MS. TIPPETT: Didn’t you also go at some point with other veterans who had become writers?

MR. WEIGL: Yeah. In 1990, we had a remarkable conference with half a dozen or so American writers who had been soldiers in the war, including a few journalists. And we met with 50 Vietnamese writers who had also fought in the war on the side of the — on the side of the North Vietnamese Army. And some were popular resistance soldiers. You know, we would start comparing notes about where we were and when we were there. And it — it wasn’t unusual for some of us to find men on the other side that we had literally fought against, that, you know, we could have killed each other on that day and it didn’t happen. And, you know, just the thought of that was enough to make me pause.

MS. TIPPETT: In those meetings then, I mean, were you able to forgive each other and — and also to forgive yourselves?

MR. WEIGL: Yeah. I — I think that — that, you know, their forgiveness was so — was so overwhelming that it was almost enough for everyone to go around. But in terms of forgiving myself, I think that it has a lot to do with — with the kind of command that you were associated with. I was with the 1st Air Cav., which had an absolutely great command. And there was no nonsense in my outfit. There was no — no abuse of civilians. As a matter of fact, we had very, very little contact with people when we were out in the field. So I think that I can say I don’t feel like I did anything that I’m ashamed of as a soldier. It was more — it wasn’t that kind of forgiveness. It was more, I think, a forgiveness of just having bore witness to that, that there’s a way in which once you cross certain lines about killing and seeing killing and being so close to it that it’s hard then to be among the company of people who haven’t been in that situation. And I think that’s where the forgiveness part came in, that — that — you know, that I felt for a long time unworthy of — of the love of those around me just because of what I had seen.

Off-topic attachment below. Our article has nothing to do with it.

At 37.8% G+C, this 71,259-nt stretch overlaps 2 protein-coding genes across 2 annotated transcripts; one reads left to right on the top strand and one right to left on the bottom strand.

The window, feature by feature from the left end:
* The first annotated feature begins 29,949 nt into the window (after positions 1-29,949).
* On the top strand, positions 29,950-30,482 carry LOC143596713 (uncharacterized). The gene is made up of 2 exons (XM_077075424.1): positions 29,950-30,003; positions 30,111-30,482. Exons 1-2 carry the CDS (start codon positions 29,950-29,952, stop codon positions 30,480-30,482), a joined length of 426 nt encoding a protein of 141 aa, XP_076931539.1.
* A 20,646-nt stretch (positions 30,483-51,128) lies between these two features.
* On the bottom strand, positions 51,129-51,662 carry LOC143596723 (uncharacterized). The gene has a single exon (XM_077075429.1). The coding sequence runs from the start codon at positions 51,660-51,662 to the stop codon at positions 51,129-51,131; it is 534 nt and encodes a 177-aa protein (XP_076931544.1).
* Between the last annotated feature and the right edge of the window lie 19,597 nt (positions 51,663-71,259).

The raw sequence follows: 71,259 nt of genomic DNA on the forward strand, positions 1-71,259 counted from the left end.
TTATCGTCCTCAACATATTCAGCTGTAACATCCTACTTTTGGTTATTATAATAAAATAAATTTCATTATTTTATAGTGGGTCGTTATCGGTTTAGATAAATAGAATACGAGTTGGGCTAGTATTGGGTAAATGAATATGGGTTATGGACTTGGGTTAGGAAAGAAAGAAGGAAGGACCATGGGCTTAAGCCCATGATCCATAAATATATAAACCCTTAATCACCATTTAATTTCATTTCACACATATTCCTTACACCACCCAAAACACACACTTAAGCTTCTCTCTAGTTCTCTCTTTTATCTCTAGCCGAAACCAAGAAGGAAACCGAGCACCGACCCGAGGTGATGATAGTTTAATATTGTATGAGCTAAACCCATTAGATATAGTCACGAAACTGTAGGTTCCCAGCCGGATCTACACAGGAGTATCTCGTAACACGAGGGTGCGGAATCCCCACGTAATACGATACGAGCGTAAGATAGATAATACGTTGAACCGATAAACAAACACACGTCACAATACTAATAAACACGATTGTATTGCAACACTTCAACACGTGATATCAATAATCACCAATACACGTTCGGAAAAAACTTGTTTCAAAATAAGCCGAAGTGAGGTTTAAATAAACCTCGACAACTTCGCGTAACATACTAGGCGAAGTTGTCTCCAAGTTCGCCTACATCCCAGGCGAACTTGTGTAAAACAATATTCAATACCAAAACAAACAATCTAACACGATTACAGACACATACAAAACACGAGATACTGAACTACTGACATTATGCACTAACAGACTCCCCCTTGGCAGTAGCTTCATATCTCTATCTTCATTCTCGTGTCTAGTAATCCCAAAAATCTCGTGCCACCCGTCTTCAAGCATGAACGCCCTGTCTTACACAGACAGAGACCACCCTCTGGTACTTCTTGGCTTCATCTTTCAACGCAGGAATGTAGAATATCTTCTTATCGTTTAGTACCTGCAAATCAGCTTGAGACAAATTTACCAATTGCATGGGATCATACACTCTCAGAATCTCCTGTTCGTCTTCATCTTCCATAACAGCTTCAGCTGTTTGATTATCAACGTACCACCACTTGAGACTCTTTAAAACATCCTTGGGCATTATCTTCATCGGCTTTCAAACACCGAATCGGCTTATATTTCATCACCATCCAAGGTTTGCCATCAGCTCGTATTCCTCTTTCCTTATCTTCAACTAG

MS. TIPPETT: Poet and Vietnam veteran Bruce Weigl.